The role of a game master is as much an art as it is a science. There are many things to consider when making your game world interesting and consistent enough to be engaging. Most game books include sections to give you advice on how to make your world feel real. Today we’re going to focus on making NPCs.

NPCs are one of the best tools in a GM’s belt for engaging a player. When a PC and an NPC have a conversation, you and the player are already engaged. They want to hear what you have to say and are trying to understand it so that they can respond. Information is much more easily absorbed through human interaction, and RPGs are social by nature in the first place.

Memorable NPCs are a lot of fun to make and play. Some are hated antagonists, some are helpful allies, and most are just a small part of the world they live in. Today we are going to share with you a simple recipe for making some engaging NPCs

Start With an Empty Container

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Burn Everything Characters: The Tinkerer

Last time we talked a bit about supporting characters. Today we are going to look at a specific support character I have used in a number of genres: the tinkerer. I love this type of character that can make things that other people can use because of the versatility. A good tinkerer should have a trick for every occasion.

What Is a Tinkerer?

Now depending on your genre, the Tinkerer may be called a number of different things. In a medieval fantasy setting, this might be an artificer, enchanter, or even an alchemist. Modern day tinkerers would be mechanics, mad scientists, and Macgyvers. In a future science fiction setting, they may look more like an engineer, nanobot-mancer, or technopath.

The job of the tinkerer is to create something that other people can use. A wizard scribes a scroll or crafts a wand. An inventor creates a rocket pack or grappling hook. A lab tech engineers a cybernetic arm or temporary force field. People take their inventions and put them to good use, hopefully for the benefit of the rest of the party.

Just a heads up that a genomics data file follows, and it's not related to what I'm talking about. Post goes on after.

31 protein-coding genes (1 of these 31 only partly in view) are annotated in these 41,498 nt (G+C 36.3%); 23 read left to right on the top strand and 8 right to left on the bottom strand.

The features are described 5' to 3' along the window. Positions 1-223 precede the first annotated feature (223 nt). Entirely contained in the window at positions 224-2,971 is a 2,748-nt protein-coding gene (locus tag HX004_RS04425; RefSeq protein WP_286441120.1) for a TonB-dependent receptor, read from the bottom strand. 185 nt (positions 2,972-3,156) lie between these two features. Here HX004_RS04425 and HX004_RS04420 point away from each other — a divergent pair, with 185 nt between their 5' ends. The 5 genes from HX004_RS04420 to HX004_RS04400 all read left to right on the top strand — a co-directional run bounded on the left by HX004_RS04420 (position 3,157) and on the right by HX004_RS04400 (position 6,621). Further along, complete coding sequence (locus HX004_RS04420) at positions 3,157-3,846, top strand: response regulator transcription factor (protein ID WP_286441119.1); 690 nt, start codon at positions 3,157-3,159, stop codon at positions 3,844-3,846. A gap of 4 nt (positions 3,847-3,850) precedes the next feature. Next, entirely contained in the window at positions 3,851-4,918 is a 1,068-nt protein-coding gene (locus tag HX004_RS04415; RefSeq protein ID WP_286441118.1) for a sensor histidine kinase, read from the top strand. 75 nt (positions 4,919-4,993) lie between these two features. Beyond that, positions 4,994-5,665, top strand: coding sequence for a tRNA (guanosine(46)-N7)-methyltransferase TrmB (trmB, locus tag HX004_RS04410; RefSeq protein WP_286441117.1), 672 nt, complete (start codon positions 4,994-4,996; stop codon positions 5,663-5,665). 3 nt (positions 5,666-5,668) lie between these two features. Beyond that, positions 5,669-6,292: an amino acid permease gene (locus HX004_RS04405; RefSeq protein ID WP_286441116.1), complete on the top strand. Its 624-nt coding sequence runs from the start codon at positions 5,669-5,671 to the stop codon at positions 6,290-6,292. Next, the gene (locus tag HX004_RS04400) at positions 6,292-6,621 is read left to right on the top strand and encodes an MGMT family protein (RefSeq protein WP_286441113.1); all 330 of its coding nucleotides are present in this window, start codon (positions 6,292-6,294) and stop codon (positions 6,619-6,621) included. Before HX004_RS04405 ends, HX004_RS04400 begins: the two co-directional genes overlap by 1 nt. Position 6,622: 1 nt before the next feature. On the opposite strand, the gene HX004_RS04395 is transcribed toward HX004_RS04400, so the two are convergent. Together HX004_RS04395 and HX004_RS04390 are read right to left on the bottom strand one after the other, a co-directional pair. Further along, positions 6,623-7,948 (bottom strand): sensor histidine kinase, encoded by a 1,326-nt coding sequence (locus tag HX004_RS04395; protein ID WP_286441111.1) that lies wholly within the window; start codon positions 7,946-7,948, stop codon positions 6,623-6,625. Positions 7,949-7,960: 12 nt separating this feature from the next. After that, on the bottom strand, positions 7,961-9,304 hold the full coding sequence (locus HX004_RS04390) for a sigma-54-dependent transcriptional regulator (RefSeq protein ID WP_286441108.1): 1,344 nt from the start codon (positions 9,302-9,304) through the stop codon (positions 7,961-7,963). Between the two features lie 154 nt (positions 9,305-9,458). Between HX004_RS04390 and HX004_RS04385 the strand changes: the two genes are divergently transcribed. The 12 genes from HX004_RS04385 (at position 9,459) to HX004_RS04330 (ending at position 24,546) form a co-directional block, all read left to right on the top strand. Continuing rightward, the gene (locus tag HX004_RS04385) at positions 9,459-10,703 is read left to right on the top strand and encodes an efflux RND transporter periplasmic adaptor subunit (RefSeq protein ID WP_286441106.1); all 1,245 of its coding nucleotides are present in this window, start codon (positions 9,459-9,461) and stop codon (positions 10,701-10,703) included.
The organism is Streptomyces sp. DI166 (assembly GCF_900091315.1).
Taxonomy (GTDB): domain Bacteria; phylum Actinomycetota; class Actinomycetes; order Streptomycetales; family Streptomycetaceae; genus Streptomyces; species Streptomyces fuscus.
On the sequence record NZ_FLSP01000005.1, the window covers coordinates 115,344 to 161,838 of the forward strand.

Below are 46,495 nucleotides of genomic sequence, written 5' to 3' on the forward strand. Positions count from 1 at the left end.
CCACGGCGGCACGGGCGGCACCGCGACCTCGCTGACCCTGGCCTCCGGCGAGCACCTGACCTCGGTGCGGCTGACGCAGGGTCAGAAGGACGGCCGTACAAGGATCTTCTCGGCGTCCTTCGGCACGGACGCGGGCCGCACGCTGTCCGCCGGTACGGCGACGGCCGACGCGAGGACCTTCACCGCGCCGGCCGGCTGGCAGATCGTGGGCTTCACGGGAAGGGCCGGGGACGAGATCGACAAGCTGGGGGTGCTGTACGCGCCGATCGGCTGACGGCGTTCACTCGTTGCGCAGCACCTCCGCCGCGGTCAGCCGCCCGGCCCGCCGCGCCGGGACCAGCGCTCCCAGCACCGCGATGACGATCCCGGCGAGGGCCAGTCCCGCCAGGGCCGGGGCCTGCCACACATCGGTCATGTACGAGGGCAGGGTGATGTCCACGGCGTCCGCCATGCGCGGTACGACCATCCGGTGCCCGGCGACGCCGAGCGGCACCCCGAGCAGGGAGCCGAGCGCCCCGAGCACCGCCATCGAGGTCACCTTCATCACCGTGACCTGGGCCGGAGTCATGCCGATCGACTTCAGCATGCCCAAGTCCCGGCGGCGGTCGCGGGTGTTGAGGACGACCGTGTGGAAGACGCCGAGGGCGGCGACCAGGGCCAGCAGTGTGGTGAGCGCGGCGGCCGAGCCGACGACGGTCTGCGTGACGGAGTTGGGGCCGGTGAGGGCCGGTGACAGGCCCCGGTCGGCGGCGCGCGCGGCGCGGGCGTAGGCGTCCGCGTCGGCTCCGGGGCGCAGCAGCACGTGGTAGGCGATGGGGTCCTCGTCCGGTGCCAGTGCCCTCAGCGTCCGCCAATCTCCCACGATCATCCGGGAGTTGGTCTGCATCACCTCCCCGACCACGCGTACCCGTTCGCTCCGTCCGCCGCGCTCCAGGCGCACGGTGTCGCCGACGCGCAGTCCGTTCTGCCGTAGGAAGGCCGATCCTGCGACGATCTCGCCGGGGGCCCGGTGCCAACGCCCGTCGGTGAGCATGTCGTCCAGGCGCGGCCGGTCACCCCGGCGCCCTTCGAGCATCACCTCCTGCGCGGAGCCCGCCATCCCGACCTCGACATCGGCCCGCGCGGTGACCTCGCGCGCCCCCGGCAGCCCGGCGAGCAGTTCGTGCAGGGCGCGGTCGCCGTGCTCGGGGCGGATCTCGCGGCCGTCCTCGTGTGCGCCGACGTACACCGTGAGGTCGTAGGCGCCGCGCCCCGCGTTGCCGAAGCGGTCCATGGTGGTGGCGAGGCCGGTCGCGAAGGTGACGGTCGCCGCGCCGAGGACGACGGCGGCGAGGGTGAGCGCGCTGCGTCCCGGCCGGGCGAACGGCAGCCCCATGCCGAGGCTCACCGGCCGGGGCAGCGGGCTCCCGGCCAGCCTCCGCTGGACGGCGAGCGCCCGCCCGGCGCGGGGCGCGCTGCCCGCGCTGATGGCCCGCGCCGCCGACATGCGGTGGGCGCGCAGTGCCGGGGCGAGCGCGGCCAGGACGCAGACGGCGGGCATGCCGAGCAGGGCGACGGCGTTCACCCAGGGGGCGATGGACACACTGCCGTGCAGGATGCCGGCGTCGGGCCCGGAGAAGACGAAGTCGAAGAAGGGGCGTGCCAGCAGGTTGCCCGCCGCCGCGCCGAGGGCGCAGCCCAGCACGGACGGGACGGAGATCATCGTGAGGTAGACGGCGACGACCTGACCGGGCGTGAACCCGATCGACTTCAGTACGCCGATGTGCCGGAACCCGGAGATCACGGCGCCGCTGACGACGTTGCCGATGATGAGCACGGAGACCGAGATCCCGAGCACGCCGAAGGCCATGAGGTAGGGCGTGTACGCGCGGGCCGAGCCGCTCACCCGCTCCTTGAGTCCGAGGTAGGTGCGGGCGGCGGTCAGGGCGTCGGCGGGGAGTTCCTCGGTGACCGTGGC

In Fate Core, these characters tend to have high Crafts and Resources, two skills that normally do not see a lot of use in games. Which, to be honest, is one of the reasons I love playing a character.

Making an Effective Tinkerer

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Difficulties with switching from GM mode to Player mode

One of my greatest struggles as a player is trying to make that mental transition out of GM mode. Oh its easy enough to tell myself that I am running a character and not a world, and it is a lot of fun building a character with skill points and stunts and such. But that is surface level transition. Players and GMs are different at their very core, and not making that complete transition results in a very sad game.

Rather than outline a debate about differences or list a pros and cons survey, I thought it would be more helpful (and fun) to go through the Fate Core character creation process and highlight important notes as they come up in the discussion. Note that I am going through the process in general, rather than actually making a character.

If you are a natural at making/running a player character, then reading this article will probably inspire internal dialogue along the lines of “I already knew that” and “Actually, I have more fun when I…” and so on. Believe it or not, this process does not come naturally to the rest of us.

And here we… go!